On this episode of Broad & High, Terry Allen’s Deer Sculptures, Jim Arter’s Life Within Art, Artist Profile: Mike Elsass, and The Heart Gallery. They’re just two deer, lounging on the banks of the Scioto River watching the world go by.
Ohio has accepted a federal challenge to obtain health care coverage for uninsured children.
Ask Ohioans what matters most to them and the word “family” is likely to be at the top of the list. But for parents of mentally ill children, holding a family together can sometimes be a daunting challenge. In the second of her two part series on the state of mental health in Ohio, Statehouse correspondent Jo Ingles reports there are times when those parents must make hard choices just to get their children the help they need. Click the play button to hear the story.
Officials with Franklin County Children Services on Thursday continued their push to convince voters to approve a levy issue on the fall ballot. WOSU’s Steve Brown reports.
Children’s Hospital said several young people have been placed in respiratory isolation due to the recent outbreak of swine flu. Children’s Chief of Emergency Medicine Lesie Mihalove spoke with WOSU’s Mandie Trimble.
When cancer strikes a father or mother, a child might become frightened and confused. If the parent dies, it might take years for a child to recover from the loss. A program at Ohio State University’s James Cancer Hospital has been helping children work through the process of understanding cancer, death and grief.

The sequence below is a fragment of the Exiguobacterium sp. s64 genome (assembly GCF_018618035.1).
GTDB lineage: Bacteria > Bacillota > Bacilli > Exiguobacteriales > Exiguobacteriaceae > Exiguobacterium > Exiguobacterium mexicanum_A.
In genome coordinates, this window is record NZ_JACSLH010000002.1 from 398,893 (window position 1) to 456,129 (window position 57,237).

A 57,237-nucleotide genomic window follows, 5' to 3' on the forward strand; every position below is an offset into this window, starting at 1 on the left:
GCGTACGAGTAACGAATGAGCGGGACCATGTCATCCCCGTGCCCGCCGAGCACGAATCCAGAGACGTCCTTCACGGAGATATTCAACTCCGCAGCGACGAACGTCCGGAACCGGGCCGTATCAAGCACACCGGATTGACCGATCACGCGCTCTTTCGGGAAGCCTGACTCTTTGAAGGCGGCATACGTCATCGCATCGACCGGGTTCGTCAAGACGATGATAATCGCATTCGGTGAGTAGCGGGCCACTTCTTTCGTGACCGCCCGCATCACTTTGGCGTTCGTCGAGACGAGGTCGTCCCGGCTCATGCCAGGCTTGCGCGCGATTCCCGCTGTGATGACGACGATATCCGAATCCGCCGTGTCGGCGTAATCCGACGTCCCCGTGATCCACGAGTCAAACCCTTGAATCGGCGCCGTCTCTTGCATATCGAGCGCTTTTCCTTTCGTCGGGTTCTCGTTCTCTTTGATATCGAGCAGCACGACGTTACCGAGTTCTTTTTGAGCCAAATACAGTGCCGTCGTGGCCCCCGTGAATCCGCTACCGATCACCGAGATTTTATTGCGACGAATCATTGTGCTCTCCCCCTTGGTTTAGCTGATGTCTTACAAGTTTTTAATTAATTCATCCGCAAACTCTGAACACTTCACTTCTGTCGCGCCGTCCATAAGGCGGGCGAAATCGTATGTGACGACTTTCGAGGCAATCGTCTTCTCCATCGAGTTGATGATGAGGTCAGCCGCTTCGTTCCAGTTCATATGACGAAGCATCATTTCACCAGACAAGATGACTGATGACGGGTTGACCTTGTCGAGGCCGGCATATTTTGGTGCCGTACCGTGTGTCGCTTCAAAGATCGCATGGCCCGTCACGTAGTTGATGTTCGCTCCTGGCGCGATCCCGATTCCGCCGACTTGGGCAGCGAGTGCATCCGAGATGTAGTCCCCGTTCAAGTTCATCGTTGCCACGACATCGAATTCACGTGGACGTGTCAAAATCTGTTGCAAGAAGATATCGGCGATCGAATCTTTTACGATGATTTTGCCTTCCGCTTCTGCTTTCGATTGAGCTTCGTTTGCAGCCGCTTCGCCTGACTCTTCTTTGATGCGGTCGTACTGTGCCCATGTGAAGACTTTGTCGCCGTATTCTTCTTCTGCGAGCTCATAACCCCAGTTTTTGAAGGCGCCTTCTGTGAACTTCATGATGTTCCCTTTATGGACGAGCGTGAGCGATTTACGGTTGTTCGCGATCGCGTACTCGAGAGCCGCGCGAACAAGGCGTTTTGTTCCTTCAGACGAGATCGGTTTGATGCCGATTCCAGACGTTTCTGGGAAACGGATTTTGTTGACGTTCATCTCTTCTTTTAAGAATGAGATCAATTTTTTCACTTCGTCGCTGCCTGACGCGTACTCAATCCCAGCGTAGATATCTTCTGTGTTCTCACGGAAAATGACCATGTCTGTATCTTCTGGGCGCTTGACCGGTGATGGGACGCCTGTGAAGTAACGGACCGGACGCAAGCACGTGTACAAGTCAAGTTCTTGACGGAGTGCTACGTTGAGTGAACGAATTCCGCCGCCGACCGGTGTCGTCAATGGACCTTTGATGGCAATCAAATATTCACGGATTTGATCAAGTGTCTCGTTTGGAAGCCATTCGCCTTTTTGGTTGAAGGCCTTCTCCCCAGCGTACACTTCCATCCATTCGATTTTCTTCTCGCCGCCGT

The holiday movie season has arrived. The television networks are launching new seasons of their series. Videogame makers have updated popular games for the holidays. Too often, says WOSU Commentator Elizabeth Martinez, the images from this entertainment are violent.
The US Census Bureau says nearly 30 percent of Columbus children live in poverty. WOSU Commentator Elizabeth Martinez says that number should worry all of us, not just the families caring for those children.
This time of year, people with children often ask, or are asked the question : “What are the kids doing this summer?” WOSU commentator Elizabeth Martinez says we should ask another question.
National Missing Children’s Day is this Sunday. Each year Ohio law enforcement receives thousands of reports about missing young people. One of the tools experts are using is a technique called age progression’ – it’s an artist’s rendering that represents the appearance of a child as he or she ages. Recently Central Ohio residents received a missing person notice that uses the technique.
Civil rights leaders say teaching the message of Dr. Martin Luther King Junior to each new generation is critical in keeping his legacy alive. Each year, kids from around Ohio enter a statewide oratory contest with King’s words and work as its focus. Here are some excerpts from this year’s winning speeches, delivered by their authors.